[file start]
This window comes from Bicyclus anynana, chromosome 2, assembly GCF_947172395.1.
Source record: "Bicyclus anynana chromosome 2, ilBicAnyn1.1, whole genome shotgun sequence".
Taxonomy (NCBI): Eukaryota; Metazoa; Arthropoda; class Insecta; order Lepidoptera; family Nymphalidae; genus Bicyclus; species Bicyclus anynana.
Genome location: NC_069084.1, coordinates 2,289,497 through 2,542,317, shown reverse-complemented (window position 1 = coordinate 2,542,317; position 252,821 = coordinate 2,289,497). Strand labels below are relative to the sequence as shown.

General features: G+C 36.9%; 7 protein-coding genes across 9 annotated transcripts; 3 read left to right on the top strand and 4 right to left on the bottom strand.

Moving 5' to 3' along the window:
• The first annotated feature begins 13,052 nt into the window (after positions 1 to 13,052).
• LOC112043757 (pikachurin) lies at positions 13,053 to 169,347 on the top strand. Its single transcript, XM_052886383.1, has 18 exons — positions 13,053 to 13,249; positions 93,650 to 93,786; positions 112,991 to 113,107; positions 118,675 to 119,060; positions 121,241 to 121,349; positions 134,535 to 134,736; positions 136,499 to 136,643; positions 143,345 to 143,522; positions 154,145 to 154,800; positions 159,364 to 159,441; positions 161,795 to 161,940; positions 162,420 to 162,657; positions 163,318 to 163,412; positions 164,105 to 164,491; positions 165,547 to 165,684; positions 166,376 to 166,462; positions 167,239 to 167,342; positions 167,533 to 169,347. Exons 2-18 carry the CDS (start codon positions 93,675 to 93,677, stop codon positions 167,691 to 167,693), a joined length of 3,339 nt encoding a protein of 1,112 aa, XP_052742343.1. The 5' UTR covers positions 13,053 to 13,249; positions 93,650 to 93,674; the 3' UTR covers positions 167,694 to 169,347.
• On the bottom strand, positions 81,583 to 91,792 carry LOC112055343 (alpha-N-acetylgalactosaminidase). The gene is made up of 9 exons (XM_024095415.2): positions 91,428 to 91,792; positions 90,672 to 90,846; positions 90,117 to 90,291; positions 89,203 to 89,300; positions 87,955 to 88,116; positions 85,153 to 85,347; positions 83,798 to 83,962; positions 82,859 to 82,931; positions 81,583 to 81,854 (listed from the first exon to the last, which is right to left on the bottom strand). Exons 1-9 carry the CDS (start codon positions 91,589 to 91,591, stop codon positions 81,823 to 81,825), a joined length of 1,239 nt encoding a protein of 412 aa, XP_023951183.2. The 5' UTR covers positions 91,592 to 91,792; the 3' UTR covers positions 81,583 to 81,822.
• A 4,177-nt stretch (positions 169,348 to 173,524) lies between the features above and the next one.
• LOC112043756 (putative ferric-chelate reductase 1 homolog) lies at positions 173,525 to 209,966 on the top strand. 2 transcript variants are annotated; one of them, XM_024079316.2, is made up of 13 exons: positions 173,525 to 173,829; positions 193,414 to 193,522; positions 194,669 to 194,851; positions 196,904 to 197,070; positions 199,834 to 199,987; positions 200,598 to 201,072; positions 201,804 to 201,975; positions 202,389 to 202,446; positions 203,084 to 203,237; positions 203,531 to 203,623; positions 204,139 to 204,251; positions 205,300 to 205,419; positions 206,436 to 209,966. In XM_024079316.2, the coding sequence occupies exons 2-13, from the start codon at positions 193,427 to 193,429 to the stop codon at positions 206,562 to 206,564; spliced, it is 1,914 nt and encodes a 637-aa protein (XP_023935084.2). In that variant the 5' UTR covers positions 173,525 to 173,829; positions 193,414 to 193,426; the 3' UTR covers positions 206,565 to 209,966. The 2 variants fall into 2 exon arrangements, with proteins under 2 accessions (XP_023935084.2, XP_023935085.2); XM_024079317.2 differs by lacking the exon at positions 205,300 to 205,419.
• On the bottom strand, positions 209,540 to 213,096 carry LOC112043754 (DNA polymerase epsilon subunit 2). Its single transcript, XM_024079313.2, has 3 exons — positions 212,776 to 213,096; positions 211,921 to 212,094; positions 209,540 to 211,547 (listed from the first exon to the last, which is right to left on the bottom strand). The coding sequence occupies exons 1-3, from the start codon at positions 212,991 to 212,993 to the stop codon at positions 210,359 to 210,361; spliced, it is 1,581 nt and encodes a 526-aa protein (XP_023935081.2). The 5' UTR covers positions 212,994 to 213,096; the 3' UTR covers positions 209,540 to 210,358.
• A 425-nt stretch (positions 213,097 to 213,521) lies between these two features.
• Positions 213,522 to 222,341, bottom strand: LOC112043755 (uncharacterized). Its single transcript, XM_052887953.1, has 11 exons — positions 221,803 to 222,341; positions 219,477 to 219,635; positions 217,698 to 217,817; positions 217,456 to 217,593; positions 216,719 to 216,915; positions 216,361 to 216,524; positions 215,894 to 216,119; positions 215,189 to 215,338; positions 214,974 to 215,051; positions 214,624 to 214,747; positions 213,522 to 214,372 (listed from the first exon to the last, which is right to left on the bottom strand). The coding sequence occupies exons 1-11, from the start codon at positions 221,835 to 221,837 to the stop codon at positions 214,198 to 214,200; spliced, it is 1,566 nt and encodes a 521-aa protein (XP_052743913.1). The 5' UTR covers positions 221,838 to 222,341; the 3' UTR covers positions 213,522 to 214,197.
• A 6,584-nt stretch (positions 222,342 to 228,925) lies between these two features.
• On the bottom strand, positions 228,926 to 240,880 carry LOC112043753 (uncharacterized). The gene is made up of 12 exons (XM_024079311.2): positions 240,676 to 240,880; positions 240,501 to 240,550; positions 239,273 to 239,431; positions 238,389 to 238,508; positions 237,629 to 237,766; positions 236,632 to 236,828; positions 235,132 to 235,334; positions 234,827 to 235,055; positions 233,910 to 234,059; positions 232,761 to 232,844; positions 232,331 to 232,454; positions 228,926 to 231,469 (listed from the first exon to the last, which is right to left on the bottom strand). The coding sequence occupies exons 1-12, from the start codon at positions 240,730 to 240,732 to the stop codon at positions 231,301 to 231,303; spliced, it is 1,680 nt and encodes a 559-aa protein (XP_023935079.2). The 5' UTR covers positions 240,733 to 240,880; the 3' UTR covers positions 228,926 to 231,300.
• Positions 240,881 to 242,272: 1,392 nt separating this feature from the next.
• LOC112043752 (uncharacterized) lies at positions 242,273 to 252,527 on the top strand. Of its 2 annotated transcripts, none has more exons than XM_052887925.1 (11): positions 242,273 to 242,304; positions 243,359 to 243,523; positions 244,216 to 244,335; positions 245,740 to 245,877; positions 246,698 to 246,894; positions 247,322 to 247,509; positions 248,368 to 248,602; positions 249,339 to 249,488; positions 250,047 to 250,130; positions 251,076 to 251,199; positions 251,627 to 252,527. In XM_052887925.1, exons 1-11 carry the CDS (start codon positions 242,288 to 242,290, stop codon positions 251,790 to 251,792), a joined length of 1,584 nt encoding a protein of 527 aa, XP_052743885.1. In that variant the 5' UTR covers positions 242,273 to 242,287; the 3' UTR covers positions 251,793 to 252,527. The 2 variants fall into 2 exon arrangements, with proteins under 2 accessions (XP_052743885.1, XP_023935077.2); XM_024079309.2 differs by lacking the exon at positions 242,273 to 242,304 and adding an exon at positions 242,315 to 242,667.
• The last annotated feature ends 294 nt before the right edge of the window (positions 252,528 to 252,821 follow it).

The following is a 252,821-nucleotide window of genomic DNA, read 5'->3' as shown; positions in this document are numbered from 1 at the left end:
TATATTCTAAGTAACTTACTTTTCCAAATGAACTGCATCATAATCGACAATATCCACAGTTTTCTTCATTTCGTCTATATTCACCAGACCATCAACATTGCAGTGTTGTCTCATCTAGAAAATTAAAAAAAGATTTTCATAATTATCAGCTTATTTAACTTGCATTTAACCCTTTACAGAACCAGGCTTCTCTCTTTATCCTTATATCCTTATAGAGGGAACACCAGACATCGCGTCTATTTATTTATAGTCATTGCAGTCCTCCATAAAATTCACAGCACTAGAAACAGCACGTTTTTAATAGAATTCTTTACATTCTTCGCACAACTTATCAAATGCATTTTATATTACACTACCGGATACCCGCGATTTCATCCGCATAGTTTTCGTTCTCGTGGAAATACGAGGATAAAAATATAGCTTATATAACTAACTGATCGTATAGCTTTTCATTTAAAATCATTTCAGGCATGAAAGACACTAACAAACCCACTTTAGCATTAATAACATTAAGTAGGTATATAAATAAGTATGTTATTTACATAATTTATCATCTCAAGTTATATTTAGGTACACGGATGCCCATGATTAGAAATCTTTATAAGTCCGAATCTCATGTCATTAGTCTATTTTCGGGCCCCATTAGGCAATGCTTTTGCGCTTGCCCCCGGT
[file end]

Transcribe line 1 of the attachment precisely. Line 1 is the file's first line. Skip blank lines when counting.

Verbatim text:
This window comes from Bicyclus anynana, chromosome 2, assembly GCF_947172395.1.